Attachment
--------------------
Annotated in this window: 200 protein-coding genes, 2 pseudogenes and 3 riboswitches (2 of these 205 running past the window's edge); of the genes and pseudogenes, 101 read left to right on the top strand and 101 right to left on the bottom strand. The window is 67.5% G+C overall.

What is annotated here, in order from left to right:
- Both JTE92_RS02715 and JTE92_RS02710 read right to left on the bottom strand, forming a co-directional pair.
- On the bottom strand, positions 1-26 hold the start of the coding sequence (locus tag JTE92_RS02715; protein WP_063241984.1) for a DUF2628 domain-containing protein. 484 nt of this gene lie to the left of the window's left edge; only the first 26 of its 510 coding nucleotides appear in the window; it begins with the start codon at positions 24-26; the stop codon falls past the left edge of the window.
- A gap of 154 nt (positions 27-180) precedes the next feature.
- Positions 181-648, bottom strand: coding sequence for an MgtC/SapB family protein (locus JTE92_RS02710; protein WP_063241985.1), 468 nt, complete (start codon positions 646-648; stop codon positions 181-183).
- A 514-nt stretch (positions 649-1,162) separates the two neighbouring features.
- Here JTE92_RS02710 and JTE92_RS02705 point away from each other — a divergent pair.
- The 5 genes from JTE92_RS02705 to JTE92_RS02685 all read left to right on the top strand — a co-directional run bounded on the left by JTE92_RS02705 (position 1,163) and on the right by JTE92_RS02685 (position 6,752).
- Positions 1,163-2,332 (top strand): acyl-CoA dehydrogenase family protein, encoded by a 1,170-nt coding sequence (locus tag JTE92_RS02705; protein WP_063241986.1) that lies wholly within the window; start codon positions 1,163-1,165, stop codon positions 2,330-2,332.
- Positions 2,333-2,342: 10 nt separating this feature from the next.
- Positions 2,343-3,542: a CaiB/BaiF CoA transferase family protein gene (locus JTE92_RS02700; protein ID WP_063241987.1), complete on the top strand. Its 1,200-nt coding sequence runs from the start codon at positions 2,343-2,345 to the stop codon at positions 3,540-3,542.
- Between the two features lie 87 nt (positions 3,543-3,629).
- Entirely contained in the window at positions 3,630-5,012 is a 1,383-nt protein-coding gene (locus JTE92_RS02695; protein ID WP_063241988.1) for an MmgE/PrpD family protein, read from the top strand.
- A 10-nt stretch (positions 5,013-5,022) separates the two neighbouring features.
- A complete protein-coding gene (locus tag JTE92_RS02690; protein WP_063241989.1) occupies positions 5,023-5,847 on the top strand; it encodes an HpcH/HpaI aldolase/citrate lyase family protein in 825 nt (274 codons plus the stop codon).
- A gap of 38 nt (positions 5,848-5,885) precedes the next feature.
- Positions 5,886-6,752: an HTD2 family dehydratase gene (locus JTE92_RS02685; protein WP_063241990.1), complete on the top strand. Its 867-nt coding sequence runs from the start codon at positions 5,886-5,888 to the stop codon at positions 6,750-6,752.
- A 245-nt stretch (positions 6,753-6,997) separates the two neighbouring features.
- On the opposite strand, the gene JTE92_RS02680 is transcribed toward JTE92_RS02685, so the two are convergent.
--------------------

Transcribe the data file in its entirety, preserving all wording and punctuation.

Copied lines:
Annotated in this window: 200 protein-coding genes, 2 pseudogenes and 3 riboswitches (2 of these 205 running past the window's edge); of the genes and pseudogenes, 101 read left to right on the top strand and 101 right to left on the bottom strand. The window is 67.5% G+C overall.

What is annotated here, in order from left to right:
- Both JTE92_RS02715 and JTE92_RS02710 read right to left on the bottom strand, forming a co-directional pair.
- On the bottom strand, positions 1-26 hold the start of the coding sequence (locus tag JTE92_RS02715; protein WP_063241984.1) for a DUF2628 domain-containing protein. 484 nt of this gene lie to the left of the window's left edge; only the first 26 of its 510 coding nucleotides appear in the window; it begins with the start codon at positions 24-26; the stop codon falls past the left edge of the window.
- A gap of 154 nt (positions 27-180) precedes the next feature.
- Positions 181-648, bottom strand: coding sequence for an MgtC/SapB family protein (locus JTE92_RS02710; protein WP_063241985.1), 468 nt, complete (start codon positions 646-648; stop codon positions 181-183).
- A 514-nt stretch (positions 649-1,162) separates the two neighbouring features.
- Here JTE92_RS02710 and JTE92_RS02705 point away from each other — a divergent pair.
- The 5 genes from JTE92_RS02705 to JTE92_RS02685 all read left to right on the top strand — a co-directional run bounded on the left by JTE92_RS02705 (position 1,163) and on the right by JTE92_RS02685 (position 6,752).
- Positions 1,163-2,332 (top strand): acyl-CoA dehydrogenase family protein, encoded by a 1,170-nt coding sequence (locus tag JTE92_RS02705; protein WP_063241986.1) that lies wholly within the window; start codon positions 1,163-1,165, stop codon positions 2,330-2,332.
- Positions 2,333-2,342: 10 nt separating this feature from the next.
- Positions 2,343-3,542: a CaiB/BaiF CoA transferase family protein gene (locus JTE92_RS02700; protein ID WP_063241987.1), complete on the top strand. Its 1,200-nt coding sequence runs from the start codon at positions 2,343-2,345 to the stop codon at positions 3,540-3,542.
- Between the two features lie 87 nt (positions 3,543-3,629).
- Entirely contained in the window at positions 3,630-5,012 is a 1,383-nt protein-coding gene (locus JTE92_RS02695; protein ID WP_063241988.1) for an MmgE/PrpD family protein, read from the top strand.
- A 10-nt stretch (positions 5,013-5,022) separates the two neighbouring features.
- A complete protein-coding gene (locus tag JTE92_RS02690; protein WP_063241989.1) occupies positions 5,023-5,847 on the top strand; it encodes an HpcH/HpaI aldolase/citrate lyase family protein in 825 nt (274 codons plus the stop codon).
- A gap of 38 nt (positions 5,848-5,885) precedes the next feature.
- Positions 5,886-6,752: an HTD2 family dehydratase gene (locus JTE92_RS02685; protein WP_063241990.1), complete on the top strand. Its 867-nt coding sequence runs from the start codon at positions 5,886-5,888 to the stop codon at positions 6,750-6,752.
- A 245-nt stretch (positions 6,753-6,997) separates the two neighbouring features.
- On the opposite strand, the gene JTE92_RS02680 is transcribed toward JTE92_RS02685, so the two are convergent.